Gameplay is simple as it’s all controlled by the arrow keys. Left and right make the cat go left and right, respectively, and up gets it to jump. You can jump on to ledges and knock down pots in typical cat-like ways You are always moving right, and eventually you meet other cats and a not-so-friendly dog, but eventually you’ll find your master’s home, with your master at home upstairs. I got stuck here initially as I thought I was supposed to lead all the other strays back to the house with me, but that wasn’t it. Just had to climb into the house through the top window. Love achieved!

One moment in particular reminded me of Limbo, where you reach a new screen, get the quickest glimpse of your sister/owner at the edge of the opposite side, and do everything you can to reach her. It’s small, but effective, and made the reunion of cat and owner all the more precious. Also, kudos to Andrew Sum for the solid animation work. That cat’s tail is pretty authentic.

Total play time is under five minutes, unless that red ball really becomes a distraction. Get to it, cat fans.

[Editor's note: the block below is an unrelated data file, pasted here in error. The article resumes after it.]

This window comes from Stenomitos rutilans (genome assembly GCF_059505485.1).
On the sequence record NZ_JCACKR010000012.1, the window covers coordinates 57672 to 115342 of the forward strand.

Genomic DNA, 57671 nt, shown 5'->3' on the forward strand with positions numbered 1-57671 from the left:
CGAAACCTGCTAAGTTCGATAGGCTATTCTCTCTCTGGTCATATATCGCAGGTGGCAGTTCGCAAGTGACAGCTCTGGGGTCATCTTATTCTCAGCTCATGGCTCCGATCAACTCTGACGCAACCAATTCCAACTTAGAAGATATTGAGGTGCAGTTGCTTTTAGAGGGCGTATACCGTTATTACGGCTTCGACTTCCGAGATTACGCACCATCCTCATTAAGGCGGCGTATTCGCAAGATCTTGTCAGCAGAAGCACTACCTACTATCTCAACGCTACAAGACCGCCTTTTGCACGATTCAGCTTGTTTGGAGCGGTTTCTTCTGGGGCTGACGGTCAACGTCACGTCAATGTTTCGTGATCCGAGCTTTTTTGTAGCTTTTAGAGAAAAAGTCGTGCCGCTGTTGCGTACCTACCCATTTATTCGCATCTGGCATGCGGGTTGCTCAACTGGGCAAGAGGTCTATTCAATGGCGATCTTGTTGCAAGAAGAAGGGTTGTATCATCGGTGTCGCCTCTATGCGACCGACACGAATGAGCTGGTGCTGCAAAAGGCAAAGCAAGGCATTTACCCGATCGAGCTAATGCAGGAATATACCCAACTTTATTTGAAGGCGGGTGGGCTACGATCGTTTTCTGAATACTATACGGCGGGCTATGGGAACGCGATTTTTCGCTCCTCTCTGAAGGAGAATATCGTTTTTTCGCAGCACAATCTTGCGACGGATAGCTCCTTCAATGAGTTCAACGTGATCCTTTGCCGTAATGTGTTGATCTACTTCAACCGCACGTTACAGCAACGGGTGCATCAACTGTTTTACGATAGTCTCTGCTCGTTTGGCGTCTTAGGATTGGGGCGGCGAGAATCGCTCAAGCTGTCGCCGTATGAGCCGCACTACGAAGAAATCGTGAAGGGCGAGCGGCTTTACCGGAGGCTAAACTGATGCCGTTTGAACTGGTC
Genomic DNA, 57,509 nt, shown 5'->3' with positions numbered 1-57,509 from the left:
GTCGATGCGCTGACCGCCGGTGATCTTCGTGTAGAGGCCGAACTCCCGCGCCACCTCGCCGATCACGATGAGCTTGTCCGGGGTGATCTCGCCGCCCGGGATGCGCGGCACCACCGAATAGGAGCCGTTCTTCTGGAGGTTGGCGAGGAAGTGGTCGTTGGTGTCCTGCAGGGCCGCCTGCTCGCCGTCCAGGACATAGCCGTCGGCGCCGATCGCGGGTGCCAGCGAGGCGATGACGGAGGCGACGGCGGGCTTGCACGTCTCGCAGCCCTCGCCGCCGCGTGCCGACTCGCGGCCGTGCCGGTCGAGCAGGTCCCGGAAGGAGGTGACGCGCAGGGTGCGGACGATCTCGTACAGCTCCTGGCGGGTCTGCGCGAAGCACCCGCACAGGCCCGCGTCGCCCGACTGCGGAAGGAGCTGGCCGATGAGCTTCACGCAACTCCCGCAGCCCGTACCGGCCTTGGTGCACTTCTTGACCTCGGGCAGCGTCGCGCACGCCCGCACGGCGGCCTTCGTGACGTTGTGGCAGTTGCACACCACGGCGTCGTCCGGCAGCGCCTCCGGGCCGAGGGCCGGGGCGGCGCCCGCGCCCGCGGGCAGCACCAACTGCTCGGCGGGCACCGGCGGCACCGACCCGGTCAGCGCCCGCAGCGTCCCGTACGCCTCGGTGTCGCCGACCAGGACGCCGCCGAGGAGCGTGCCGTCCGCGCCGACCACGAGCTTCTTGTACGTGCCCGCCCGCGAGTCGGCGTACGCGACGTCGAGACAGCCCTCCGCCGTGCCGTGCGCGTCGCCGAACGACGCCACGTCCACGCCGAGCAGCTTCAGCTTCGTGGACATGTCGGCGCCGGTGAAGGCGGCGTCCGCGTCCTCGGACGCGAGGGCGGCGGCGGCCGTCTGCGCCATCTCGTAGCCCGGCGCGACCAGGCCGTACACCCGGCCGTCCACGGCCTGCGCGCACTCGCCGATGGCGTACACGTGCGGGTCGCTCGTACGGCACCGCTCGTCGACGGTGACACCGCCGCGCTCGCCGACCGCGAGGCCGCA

30 Days of Gaming, #12 – A game everyone should play

Yup, a game about a voiceless, little boy trapped between the world of the living and the world of the dead, which is filled with deadly traps, one friggin’ scary spider, and evil children ready to eviscerate him…yeah, that’s the game everyone should play. Limbo–fun for the whole family!

I won a free download of Limbo last summer and thoroughly enjoyed my time lingering in the space between. Because of its simple controls and lack of overbearing narrative and on-screen tutorials, it’s a game one has to experience, learn as they go, become one with, and for that I have a story, a story I meant to tell long ago, but never got to it.

After beating Limbo, I had my wife Tara play it. I told her very little about the game prior; I sat her down in front of the TV, turned the Xbox 360 on, handed her a controller, and took my spot on the floor next to her to watch. Just watch. I did not say a word. I did not answer any of her questions or react to anything she said. The game had started some minutes ago, but she wasn’t aware yet as she hadn’t touched a button. Once she did, the little boy’s eyes opened, and she started moving through the forest. She ran right into the first bear trap, destryong the little boy, yelping–just like I had my first time. Then she tried to jump over it, dying again. I remember her getting frustrated, because there was no way to jump over the bear trap given where it was placed and the angle of the landscape. Then she discovered that the little boy could push and pull items. Again, I’ve still not said a word at this point; it was thrilling to watch her learn how this world worked, how to manipulate the environment. And she was doing so well…